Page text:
These kinds of plugins can help in identifying problem areas and assist in minifying CSS, Javascript files, and more.

22. Stress-Test Your Website

Many developers don’t consider this, (especially when starting with a brand new website) but it’s important to know how much traffic your website can handle.

What if suddenly a huge spike of traffic hits your site?

Is it okay to let the site crash (even temporarily) and lose potential sales if it’s just a one-time occurrence?

No, of course it’s not.

That’s why you need to test your website’s limits upfront.

Check that your PHP memory limit and max_file_size match the size of your website. And make sure to optimize your website when you have a lot of plugins or files across multiple networks and sites.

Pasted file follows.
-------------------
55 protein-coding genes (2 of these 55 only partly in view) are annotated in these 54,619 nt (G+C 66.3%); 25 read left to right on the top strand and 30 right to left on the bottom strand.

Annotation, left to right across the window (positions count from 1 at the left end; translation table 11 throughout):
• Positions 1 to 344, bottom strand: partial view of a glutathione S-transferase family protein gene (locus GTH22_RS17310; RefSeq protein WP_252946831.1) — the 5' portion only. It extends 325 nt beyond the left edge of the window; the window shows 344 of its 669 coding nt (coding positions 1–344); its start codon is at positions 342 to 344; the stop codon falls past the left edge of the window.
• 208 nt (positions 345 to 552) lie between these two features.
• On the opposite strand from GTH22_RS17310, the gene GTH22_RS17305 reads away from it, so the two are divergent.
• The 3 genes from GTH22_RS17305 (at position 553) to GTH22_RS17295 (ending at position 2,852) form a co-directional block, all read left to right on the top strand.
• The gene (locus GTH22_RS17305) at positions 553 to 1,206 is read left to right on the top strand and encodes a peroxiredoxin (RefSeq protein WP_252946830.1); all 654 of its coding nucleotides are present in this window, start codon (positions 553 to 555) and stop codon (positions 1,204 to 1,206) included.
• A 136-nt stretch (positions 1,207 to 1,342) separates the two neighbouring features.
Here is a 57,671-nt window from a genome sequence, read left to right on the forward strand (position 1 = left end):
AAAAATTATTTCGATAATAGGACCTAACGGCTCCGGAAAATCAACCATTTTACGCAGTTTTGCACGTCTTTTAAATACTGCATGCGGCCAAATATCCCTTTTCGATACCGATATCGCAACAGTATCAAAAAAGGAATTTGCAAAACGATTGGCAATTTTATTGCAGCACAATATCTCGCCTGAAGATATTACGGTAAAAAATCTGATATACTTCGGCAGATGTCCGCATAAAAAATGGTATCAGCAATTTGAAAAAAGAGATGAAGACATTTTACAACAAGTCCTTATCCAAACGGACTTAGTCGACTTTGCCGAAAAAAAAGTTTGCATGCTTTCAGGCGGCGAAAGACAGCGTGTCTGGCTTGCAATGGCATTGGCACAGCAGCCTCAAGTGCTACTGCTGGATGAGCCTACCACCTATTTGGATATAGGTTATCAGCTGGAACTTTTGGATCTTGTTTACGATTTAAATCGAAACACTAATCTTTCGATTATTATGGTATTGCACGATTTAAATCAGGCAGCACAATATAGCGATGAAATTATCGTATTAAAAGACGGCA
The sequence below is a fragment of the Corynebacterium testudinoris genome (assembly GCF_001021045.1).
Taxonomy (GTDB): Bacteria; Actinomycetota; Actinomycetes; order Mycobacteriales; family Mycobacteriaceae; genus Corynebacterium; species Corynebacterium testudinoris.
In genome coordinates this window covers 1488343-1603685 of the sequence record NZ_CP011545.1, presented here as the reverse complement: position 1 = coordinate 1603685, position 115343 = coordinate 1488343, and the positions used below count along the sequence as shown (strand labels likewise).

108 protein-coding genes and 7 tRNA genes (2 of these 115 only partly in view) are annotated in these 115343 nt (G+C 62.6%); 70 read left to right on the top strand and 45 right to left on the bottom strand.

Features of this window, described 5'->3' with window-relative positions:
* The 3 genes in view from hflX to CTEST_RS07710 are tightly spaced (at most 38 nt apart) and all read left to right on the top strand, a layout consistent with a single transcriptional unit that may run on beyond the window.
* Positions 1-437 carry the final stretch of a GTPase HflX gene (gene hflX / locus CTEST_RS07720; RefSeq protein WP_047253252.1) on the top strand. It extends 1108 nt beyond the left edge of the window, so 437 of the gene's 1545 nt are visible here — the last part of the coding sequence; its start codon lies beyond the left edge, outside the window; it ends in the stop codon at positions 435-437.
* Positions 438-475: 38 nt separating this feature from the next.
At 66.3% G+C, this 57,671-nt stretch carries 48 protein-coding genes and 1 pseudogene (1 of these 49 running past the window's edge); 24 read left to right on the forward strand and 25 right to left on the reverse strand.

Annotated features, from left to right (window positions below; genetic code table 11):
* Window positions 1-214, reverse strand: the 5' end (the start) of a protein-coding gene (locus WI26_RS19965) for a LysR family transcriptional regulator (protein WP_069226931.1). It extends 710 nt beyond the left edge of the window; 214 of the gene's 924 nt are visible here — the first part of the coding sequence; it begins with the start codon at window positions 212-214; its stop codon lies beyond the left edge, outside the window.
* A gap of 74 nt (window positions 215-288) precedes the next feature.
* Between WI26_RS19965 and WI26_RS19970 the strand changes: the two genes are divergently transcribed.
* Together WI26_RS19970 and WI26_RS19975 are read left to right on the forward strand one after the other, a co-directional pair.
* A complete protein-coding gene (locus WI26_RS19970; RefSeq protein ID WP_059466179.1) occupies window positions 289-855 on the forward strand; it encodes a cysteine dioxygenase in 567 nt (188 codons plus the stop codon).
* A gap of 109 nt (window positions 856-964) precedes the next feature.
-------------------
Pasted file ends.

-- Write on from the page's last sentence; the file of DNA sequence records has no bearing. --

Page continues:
Then you can follow these steps and conduct the stress-test on your website to make sure it can withstand an overload of data or traffic.

23. Revamp Your Website Logins

This may seem insignificant on the surface, but prior to launch you’ll want to:

  1. Update all usernames and passwords that have access to your website to stronger formats.
  2. Test them before handing them off to anyone else.

Once the website goes live, you’ll then be ready to hand off workable and safe login credentials to users.

Ensure Your Next Site Launch Is A Roaring Success

Be sure to save this listicle and keep it by your side the next time you’re launching a new website.

The QA and testing process is going to be fairly lengthy, so make sure you have enough time allotted in post-development to conduct the tests, fix any potential issues, and re-review before the site reaches the website owner or admin.

And if you can’t handle it on your own, or you’re not comfortable reviewing your own work (since you’ve spent more than enough time looking at it already), bring on additional team members to assist with the testing phases.